How To 

Get Started with Windows 10

If you have upgraded to Windows 10 or have bought a new computer altogether, you may need an initial walkthrough to get started with the operating system. This guide briefly explains the interface that lets you understand how you can begin using Windows 10. Once you’re comfortable with the menus and windows the OS has, you can easily walk your way up to the advanced level on your own.

Here’s how you can get started with Windows 10:
The Start Menu
You can open the Start menu by clicking the Windows icon from the bottom-left corner of the screen. Unlike earlier Windows’ versions, the Start menu in Windows 10 is divided in three sections. Here’s what they are and how they can be used:
[listNum]■The Tiles
The right-most area of the Start menu contains app’s tiles. These tiles are live and continuously change their thumbnail with the most updated information as long as your computer is connected to the Internet. Clicking any of the tiles launches its corresponding app.

The App List
The middle section of the Start menu contains a list of apps. All the apps that you install add their shortcut to this list by default, unless you configure them otherwise at the time of installation. If an app you’re looking for isn’t in the tiles section, you will most likely find it in the app list.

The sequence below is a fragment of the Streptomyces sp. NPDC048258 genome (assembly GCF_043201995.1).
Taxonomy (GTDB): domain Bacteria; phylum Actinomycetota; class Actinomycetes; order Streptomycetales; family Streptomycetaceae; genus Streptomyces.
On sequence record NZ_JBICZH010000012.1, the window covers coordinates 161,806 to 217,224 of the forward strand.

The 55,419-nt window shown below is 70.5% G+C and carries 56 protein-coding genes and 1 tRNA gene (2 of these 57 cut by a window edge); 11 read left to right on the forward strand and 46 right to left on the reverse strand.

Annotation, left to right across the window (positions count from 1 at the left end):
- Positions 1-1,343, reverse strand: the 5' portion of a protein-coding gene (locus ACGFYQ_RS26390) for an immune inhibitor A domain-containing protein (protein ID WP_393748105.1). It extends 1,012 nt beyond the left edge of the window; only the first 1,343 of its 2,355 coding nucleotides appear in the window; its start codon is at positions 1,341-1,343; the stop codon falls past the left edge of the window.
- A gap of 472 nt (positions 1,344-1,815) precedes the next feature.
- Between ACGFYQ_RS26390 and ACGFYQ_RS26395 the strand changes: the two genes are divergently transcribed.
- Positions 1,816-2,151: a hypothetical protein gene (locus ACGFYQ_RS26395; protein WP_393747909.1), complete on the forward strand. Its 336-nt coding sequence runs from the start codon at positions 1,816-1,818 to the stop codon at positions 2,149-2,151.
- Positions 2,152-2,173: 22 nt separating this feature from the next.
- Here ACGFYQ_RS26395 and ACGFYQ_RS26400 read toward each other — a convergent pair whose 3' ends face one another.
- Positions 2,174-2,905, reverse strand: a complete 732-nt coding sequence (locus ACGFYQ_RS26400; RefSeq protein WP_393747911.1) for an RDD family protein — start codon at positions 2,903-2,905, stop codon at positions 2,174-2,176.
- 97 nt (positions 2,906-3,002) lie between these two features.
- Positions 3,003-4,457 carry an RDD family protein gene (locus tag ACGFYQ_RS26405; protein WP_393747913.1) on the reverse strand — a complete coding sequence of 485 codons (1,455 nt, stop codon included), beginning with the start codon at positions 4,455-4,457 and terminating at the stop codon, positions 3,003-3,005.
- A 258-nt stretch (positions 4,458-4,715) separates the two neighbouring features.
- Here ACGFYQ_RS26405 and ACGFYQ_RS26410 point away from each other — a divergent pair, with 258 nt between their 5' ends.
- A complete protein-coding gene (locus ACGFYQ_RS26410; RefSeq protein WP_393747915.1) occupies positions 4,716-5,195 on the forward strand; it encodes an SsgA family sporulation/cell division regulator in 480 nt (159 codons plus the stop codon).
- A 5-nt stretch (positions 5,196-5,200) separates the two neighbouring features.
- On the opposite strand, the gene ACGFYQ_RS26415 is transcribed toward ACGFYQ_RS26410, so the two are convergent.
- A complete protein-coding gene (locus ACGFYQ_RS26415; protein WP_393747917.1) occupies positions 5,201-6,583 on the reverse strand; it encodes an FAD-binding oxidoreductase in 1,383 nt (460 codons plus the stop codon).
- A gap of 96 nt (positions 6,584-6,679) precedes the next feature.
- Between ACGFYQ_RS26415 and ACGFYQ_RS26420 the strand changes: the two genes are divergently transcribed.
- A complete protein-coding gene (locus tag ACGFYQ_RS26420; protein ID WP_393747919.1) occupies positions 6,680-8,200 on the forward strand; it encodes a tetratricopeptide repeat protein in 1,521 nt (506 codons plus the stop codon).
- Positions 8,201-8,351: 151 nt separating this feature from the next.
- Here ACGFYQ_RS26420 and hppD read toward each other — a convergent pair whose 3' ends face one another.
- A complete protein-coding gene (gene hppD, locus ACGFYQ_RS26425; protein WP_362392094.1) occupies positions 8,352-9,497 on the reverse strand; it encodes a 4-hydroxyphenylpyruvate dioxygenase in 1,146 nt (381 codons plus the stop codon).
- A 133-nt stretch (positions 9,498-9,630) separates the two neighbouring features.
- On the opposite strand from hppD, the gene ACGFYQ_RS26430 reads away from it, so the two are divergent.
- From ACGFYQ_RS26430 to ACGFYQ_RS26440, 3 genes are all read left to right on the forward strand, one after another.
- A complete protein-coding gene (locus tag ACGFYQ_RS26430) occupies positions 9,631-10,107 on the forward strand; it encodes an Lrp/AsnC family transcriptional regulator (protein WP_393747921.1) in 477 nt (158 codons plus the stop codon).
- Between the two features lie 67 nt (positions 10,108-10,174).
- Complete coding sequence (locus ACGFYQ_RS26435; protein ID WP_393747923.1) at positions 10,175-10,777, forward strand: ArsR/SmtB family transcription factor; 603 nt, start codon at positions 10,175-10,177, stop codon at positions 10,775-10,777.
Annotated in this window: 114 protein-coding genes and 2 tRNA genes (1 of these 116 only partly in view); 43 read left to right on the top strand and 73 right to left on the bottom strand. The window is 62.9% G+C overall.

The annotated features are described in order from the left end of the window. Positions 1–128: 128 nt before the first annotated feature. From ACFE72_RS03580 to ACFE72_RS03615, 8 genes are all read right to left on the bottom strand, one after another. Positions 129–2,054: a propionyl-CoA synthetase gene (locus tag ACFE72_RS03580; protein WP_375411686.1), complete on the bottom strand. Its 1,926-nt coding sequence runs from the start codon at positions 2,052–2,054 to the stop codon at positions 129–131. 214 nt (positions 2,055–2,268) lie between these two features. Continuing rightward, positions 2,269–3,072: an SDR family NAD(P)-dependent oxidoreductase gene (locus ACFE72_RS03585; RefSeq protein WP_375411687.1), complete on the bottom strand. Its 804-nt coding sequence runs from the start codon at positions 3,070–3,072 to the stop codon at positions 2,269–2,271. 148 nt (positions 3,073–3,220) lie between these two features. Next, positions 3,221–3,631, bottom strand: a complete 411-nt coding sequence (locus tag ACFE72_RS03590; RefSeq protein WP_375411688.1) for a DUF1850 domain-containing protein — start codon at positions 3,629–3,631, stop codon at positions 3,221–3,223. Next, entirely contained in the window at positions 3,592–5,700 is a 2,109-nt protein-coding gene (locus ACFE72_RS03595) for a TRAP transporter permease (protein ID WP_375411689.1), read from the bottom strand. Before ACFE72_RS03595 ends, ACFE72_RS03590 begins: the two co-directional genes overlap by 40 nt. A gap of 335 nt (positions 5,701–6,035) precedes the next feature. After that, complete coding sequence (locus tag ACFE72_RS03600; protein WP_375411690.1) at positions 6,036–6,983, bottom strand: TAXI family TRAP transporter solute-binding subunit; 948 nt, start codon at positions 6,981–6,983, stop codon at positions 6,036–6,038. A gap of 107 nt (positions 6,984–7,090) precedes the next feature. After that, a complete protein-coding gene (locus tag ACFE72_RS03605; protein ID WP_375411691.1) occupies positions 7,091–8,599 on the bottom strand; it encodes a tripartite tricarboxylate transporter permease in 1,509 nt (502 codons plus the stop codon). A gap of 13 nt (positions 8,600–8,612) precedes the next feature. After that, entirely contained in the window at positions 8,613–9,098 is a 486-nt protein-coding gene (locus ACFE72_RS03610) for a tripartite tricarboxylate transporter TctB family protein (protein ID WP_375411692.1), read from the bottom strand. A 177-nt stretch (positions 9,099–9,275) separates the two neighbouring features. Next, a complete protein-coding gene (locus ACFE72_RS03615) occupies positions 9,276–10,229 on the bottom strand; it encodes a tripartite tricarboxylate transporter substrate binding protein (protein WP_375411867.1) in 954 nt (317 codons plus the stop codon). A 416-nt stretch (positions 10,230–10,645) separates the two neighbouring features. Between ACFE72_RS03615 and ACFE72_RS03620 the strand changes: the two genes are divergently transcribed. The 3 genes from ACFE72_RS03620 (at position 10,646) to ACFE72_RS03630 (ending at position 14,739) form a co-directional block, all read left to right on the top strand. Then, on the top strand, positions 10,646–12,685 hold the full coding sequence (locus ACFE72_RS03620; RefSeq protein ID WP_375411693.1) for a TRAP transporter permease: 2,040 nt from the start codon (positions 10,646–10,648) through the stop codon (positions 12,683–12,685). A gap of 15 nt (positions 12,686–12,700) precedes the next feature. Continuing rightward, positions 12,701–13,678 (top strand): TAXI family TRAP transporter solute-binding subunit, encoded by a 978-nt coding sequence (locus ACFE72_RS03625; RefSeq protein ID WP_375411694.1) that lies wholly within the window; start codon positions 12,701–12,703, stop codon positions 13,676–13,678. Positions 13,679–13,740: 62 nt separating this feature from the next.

The Quick Links
The left-most section of the Start menu contains some icons that help you with various things. For example, the User icon in the lower section of the left-most area lets you switch between user accounts, sign out of the current account, lock the screen, or change the account settings.
Likewise, clicking the Documents, Pictures, or Settings icons opens the Documents, Pictures, or Windows Settings window respectively.
Also, clicking the Power icon opens another menu that lets you shut down or restart the computer, or put it to sleep mode. If you’ve configured hibernation on your computer, you can put the PC to hibernation as well from the Power menu.